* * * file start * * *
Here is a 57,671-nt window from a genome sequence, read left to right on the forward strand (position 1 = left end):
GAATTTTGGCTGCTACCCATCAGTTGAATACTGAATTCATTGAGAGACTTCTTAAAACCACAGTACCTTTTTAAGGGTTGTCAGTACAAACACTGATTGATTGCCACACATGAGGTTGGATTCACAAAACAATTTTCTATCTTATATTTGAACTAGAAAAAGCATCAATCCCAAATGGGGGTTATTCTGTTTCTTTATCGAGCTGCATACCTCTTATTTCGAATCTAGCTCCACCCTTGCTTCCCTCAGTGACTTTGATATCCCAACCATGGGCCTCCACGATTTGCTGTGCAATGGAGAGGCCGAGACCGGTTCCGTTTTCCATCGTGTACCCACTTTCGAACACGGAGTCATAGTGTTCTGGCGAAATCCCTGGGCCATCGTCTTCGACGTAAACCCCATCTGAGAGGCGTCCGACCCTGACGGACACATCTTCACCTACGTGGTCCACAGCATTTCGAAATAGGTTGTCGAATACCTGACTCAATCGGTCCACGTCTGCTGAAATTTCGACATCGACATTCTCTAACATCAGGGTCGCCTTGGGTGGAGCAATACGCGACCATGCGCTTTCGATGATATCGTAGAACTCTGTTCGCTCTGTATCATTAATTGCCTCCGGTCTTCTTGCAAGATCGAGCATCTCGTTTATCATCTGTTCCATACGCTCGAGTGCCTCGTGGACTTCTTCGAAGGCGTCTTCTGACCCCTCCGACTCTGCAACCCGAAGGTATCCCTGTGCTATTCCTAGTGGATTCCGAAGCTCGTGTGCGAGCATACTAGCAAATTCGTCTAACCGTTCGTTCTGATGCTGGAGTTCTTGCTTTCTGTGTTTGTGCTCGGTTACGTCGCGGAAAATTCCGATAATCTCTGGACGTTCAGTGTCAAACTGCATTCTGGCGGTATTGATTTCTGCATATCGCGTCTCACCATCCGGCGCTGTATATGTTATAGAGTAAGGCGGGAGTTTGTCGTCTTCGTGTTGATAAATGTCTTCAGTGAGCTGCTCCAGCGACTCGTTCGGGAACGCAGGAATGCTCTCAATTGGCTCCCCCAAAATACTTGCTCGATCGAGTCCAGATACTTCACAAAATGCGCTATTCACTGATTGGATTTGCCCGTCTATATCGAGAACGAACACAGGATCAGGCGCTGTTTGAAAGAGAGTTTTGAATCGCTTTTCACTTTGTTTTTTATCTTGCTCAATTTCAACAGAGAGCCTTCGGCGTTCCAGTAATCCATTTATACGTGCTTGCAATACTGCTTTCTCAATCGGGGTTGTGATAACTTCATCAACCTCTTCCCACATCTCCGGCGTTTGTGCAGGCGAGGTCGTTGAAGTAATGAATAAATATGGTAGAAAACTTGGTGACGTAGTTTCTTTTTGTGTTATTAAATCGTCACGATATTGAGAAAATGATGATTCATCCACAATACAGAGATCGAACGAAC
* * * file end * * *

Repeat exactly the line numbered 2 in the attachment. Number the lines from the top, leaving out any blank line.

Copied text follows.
GAATTTTGGCTGCTACCCATCAGTTGAATACTGAATTCATTGAGAGACTTCTTAAAACCACAGTACCTTTTTAAGGGTTGTCAGTACAAACACTGATTGATTGCCACACATGAGGTTGGATTCACAAAACAATTTTCTATCTTATATTTGAACTAGAAAAAGCATCAATCCCAAATGGGGGTTATTCTGTTTCTTTATCGAGCTGCATACCTCTTATTTCGAATCTAGCTCCACCCTTGCTTCCCTCAGTGACTTTGATATCCCAACCATGGGCCTCCACGATTTGCTGTGCAATGGAGAGGCCGAGACCGGTTCCGTTTTCCATCGTGTACCCACTTTCGAACACGGAGTCATAGTGTTCTGGCGAAATCCCTGGGCCATCGTCTTCGACGTAAACCCCATCTGAGAGGCGTCCGACCCTGACGGACACATCTTCACCTACGTGGTCCACAGCATTTCGAAATAGGTTGTCGAATACCTGACTCAATCGGTCCACGTCTGCTGAAATTTCGACATCGACATTCTCTAACATCAGGGTCGCCTTGGGTGGAGCAATACGCGACCATGCGCTTTCGATGATATCGTAGAACTCTGTTCGCTCTGTATCATTAATTGCCTCCGGTCTTCTTGCAAGATCGAGCATCTCGTTTATCATCTGTTCCATACGCTCGAGTGCCTCGTGGACTTCTTCGAAGGCGTCTTCTGACCCCTCCGACTCTGCAACCCGAAGGTATCCCTGTGCTATTCCTAGTGGATTCCGAAGCTCGTGTGCGAGCATACTAGCAAATTCGTCTAACCGTTCGTTCTGATGCTGGAGTTCTTGCTTTCTGTGTTTGTGCTCGGTTACGTCGCGGAAAATTCCGATAATCTCTGGACGTTCAGTGTCAAACTGCATTCTGGCGGTATTGATTTCTGCATATCGCGTCTCACCATCCGGCGCTGTATATGTTATAGAGTAAGGCGGGAGTTTGTCGTCTTCGTGTTGATAAATGTCTTCAGTGAGCTGCTCCAGCGACTCGTTCGGGAACGCAGGAATGCTCTCAATTGGCTCCCCCAAAATACTTGCTCGATCGAGTCCAGATACTTCACAAAATGCGCTATTCACTGATTGGATTTGCCCGTCTATATCGAGAACGAACACAGGATCAGGCGCTGTTTGAAAGAGAGTTTTGAATCGCTTTTCACTTTGTTTTTTATCTTGCTCAATTTCAACAGAGAGCCTTCGGCGTTCCAGTAATCCATTTATACGTGCTTGCAATACTGCTTTCTCAATCGGGGTTGTGATAACTTCATCAACCTCTTCCCACATCTCCGGCGTTTGTGCAGGCGAGGTCGTTGAAGTAATGAATAAATATGGTAGAAAACTTGGTGACGTAGTTTCTTTTTGTGTTATTAAATCGTCACGATATTGAGAAAATGATGATTCATCCACAATACAGAGATCGAACGAAC